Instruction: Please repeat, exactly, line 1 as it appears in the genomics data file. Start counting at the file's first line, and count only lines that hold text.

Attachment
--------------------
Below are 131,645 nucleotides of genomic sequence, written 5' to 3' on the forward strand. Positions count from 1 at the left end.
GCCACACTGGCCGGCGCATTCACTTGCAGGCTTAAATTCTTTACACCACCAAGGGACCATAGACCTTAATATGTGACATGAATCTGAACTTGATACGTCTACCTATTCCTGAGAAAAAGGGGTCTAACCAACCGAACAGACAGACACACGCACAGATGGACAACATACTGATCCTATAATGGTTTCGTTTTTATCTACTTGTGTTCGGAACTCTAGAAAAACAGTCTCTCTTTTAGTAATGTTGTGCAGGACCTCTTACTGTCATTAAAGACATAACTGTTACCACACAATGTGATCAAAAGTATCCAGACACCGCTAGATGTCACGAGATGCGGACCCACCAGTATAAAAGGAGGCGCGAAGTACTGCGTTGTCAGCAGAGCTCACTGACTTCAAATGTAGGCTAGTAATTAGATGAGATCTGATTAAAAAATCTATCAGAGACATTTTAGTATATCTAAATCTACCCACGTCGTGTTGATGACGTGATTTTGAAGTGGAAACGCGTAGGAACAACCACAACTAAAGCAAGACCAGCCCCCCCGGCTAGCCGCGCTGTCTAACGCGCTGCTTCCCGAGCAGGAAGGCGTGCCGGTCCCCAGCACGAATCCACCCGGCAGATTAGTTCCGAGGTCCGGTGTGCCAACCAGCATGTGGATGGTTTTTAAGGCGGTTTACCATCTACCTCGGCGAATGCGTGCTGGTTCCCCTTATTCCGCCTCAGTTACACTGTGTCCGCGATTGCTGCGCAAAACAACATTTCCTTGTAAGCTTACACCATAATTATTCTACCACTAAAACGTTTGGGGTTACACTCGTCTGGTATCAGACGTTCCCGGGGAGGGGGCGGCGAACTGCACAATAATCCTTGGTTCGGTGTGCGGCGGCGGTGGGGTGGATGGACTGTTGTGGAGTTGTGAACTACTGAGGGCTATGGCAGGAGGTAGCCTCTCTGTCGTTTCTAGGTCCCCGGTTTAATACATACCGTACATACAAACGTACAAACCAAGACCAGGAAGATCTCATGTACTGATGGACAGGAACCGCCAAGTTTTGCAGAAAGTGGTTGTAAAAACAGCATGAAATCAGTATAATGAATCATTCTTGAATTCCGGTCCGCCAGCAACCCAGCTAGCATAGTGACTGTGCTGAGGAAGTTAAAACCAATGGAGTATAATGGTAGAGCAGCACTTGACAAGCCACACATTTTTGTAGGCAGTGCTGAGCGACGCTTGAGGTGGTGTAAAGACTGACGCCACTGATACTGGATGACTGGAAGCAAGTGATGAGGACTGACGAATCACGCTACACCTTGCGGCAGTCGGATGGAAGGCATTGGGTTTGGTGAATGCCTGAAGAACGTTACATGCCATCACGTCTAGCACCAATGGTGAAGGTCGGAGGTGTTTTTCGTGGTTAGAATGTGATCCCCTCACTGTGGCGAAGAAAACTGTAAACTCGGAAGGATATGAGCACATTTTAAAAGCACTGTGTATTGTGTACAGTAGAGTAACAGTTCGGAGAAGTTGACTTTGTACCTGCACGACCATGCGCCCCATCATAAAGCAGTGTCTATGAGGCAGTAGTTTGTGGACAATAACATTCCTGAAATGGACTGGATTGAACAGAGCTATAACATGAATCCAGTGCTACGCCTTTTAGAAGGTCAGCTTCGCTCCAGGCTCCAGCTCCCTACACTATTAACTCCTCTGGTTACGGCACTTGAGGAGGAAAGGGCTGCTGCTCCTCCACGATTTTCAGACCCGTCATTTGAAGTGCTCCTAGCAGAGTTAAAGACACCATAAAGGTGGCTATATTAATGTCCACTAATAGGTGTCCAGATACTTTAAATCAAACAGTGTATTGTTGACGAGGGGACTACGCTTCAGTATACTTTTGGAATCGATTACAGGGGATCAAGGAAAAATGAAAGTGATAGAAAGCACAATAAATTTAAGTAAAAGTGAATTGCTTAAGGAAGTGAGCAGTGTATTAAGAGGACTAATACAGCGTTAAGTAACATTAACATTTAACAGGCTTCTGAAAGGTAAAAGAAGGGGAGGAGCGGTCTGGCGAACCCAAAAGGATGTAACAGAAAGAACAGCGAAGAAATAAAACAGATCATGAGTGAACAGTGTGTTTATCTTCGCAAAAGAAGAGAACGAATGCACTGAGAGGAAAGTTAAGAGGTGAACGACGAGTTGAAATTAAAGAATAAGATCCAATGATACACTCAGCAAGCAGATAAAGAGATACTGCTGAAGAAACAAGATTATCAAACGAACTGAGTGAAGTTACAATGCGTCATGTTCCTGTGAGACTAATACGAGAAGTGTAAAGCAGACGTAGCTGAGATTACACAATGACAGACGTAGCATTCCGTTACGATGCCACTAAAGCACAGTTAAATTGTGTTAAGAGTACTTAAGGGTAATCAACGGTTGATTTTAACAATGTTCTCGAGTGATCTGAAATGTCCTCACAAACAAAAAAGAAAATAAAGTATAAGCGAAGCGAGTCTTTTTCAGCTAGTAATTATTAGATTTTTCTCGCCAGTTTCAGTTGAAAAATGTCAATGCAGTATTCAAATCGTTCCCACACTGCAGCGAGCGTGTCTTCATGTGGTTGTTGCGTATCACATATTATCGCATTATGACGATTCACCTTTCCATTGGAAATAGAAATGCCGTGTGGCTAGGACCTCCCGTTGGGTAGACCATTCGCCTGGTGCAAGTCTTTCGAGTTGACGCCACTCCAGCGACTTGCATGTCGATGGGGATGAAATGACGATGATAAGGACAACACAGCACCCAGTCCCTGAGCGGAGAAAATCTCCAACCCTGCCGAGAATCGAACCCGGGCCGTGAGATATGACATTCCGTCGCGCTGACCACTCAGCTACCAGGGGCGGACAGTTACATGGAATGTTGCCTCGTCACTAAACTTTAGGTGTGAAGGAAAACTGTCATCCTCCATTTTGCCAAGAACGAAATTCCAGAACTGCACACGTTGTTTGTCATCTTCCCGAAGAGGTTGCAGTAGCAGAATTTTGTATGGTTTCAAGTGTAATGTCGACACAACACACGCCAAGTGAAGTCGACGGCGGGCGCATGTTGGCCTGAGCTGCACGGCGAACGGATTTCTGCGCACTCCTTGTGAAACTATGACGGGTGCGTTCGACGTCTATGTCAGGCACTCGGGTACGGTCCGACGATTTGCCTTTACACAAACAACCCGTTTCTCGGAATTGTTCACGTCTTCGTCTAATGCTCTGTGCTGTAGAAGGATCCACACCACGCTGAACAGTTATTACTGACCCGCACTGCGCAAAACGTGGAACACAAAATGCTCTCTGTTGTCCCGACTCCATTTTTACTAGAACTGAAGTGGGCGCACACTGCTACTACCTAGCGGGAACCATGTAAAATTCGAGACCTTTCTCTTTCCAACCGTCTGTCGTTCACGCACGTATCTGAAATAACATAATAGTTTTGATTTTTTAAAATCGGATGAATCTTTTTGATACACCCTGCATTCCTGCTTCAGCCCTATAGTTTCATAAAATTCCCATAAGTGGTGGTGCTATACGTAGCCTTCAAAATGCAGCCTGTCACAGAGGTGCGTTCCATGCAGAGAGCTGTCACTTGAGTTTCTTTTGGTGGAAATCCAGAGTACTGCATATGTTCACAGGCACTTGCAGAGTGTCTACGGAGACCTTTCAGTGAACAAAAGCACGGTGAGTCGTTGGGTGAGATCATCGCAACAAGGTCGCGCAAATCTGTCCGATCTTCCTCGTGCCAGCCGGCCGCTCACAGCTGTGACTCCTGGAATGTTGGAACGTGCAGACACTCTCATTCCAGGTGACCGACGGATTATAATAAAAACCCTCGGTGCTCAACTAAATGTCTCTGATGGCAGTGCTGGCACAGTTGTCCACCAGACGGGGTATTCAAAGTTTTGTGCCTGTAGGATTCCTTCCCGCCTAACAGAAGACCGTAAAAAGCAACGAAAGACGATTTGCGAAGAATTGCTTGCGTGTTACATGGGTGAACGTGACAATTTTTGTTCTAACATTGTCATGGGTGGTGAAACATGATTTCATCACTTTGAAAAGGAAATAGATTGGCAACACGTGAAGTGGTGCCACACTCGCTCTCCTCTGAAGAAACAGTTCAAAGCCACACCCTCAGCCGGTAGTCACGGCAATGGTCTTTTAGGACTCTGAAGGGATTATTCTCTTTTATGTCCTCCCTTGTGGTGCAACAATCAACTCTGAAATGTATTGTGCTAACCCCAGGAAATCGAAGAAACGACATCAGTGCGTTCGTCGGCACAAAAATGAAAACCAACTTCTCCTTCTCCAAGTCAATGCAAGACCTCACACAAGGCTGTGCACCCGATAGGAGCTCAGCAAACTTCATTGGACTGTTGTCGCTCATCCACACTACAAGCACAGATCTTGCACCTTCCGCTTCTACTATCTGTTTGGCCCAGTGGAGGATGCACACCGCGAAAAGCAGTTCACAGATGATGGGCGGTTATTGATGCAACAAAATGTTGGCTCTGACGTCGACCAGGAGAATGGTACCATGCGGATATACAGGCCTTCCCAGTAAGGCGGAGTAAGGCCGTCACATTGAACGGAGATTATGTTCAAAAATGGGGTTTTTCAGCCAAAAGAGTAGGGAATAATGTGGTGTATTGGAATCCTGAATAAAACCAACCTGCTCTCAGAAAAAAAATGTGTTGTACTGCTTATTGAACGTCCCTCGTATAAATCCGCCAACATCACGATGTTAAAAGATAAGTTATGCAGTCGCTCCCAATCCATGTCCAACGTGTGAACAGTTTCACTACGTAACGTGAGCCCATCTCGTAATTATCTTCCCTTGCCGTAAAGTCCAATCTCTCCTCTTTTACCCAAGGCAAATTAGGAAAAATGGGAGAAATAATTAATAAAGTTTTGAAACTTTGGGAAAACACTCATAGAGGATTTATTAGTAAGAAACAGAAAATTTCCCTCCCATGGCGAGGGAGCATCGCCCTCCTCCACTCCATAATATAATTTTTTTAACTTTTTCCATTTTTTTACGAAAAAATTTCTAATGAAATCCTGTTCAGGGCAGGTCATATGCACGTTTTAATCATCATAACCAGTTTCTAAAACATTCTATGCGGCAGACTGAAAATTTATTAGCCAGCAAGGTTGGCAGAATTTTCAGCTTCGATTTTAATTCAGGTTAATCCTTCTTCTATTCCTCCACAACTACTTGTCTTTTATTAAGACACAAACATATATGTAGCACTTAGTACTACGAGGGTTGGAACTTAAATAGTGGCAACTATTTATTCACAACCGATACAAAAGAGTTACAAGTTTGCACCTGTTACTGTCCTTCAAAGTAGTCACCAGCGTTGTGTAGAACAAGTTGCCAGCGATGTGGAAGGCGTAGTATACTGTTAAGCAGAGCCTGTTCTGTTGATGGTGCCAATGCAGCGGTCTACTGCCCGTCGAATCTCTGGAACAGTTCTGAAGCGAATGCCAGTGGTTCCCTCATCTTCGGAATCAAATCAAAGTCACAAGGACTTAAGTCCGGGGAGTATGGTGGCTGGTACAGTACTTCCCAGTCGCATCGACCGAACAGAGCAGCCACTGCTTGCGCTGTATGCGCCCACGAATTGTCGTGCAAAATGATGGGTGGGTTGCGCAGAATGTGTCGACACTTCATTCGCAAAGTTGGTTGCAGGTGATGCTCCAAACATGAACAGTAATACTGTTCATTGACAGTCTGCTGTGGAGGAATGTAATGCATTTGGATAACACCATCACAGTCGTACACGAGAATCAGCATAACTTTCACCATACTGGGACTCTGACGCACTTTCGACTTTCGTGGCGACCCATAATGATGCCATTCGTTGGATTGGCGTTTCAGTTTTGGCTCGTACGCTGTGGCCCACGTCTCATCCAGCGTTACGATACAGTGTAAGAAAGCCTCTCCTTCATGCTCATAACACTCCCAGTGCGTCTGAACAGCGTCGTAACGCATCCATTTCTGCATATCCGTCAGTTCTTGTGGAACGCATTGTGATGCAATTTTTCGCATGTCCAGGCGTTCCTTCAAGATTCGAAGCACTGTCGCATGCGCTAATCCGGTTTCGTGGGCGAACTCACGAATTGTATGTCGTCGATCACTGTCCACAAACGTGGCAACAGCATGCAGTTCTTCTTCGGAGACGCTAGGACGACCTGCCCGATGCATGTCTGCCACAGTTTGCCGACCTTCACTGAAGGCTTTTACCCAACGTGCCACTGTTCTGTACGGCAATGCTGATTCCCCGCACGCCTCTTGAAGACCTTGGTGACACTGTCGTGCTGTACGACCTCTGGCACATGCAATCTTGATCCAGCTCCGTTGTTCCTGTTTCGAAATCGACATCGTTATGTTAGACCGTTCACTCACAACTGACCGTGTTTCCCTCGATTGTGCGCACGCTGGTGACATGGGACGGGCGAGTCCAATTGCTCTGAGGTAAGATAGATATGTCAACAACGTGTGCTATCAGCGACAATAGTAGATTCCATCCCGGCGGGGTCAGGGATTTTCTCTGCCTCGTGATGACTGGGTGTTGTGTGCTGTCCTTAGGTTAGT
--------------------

Below are 131,645 nucleotides of genomic sequence, written 5' to 3' on the forward strand. Positions count from 1 at the left end.